I like nothing more than a boat trip. Whether we are by the sea, a lake or a river; if there is an opportunity to get out on the water I will take it. And the smaller the boat, the better. I have little interest in large cruise ships, the so-called ‘floating hotels’. I want to feel the movement, maybe reach out and dip my hand in the water, or feel the spray on my face as we cut through the waves.
Setting out from Nong Khiaw
When we visited northern Laos last year we travelled part of the way by small wooden motor boat, spending a day on the Nam Ou, a tributary of the mighty Mekong. We boarded our boat in Nong Khiaw, descending the steep bank via some surprisingly stable earth and wood steps. Once on board and moving I was glad I had wrapped up a bit; I was wearing a fleece I had packed and had started to think I might never need!
Low misty clouds were still lingering around the mountains, making for a very atmospheric landscape. In places the river was quite shallow; our boatman, Mr La, had to take things slowly so as not to scrape the bottom of the boat. Our guide Lee explained that this was due to a dam being built by the Chinese a little way upstream. This was causing a lot of problems for local people, with falling river levels here and rising ones above the dam.
The boat went at quite a good steady pace. From time to time we passed small villages or individual subsistence farms, and occasionally saw people down at the water’s edge; washing clothes, maintaining their small boats or setting out in one of them.
But much of the time we were simply watching the wooded hills drift by, enjoying the movement of the boat and soaking up the atmosphere. Some snippets of video footage might give you an idea of what it was like on board.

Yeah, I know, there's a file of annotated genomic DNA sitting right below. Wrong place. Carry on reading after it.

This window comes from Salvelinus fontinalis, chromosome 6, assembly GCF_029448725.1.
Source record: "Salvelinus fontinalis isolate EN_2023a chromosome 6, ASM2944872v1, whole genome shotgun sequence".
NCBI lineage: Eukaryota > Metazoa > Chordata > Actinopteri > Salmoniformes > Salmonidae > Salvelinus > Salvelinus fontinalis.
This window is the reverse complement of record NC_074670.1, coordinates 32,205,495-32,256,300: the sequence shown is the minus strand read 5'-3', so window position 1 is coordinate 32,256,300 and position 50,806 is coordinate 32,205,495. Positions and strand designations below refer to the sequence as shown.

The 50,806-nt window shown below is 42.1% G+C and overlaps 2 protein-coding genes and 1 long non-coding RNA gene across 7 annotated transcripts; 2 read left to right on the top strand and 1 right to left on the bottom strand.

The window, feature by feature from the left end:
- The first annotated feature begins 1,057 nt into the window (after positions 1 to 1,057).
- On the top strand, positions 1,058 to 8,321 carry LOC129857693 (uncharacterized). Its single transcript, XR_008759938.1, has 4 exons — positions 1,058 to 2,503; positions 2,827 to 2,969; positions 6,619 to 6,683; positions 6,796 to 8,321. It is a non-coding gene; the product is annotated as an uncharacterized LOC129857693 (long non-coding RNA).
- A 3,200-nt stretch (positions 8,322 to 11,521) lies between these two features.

The plan had been to stop off to visit a village, Sop Chem, and then continue in the boat to just below the dam from where a truck would take us the short distance around it to a point where we could board a second boat. But with the water levels this low it was decided that we would be better off taking the truck from Sop Chem for the remaining part of the journey below the dam.
But before that we had the chance to stroll through the village and take some photos. The women here are all weavers, and several were at their looms in front of their houses, while displays of finished fabrics lined the street. The women were happy to be photographed at their work, although no doubt they hoped I might buy something in return – I’m afraid to say they hoped in vain, as there is only so much that I want to buy while travelling and I had already bought souvenirs in Luang Prabang.
When we reached the top of the village our truck hadn’t yet arrived, so Lee suggested we pay a brief visit to the village primary school nearby. It was break time so we didn’t see any lessons, but a teacher sitting at the edge of the play area welcomed us to take photos and explained (via Lee’s translation) that the school had 40 pupils split across six classes, and three teachers – presumably each teacher supervises two classes.
By now our truck had arrived; so we climbed in and set off on possibly the bumpiest ride I have ever experienced! The combination of very rough road, un-sprung lorry bed and narrow plastic bench made staying seated very challenging indeed!
Back on the water
Once past the dam however we could board our second boat. It was warmer by now but I was still glad of my fleece. As we rode up the now much deeper river Lee pointed out some planks of wood scattered on the bank and a small temple. This was all that remained of a village that had been evacuated; once the dam is finished in three years’ time this land will be underwater, and the temple submerged.
We pulled over at a sandy spot where we could sit in the shade to eat our packed lunch. After our meal we continued, passing through several rocky stretches where locals were panning for gold. Lee said that they did quite often find some, and on the Mekong too.
Soon after this we disembarked for the final time, in Muang Khua. Mr Ha, our driver, met us here with the car (and our luggage); and we drove the remaining distance to our hotel along winding roads through a string of small villages. I had as always thoroughly enjoyed my day on the water, which I’m sharing in response to guest host John’s Lens Artists challenge theme.
I visited Laos in early 2020, just before the Covid pandemic hit us all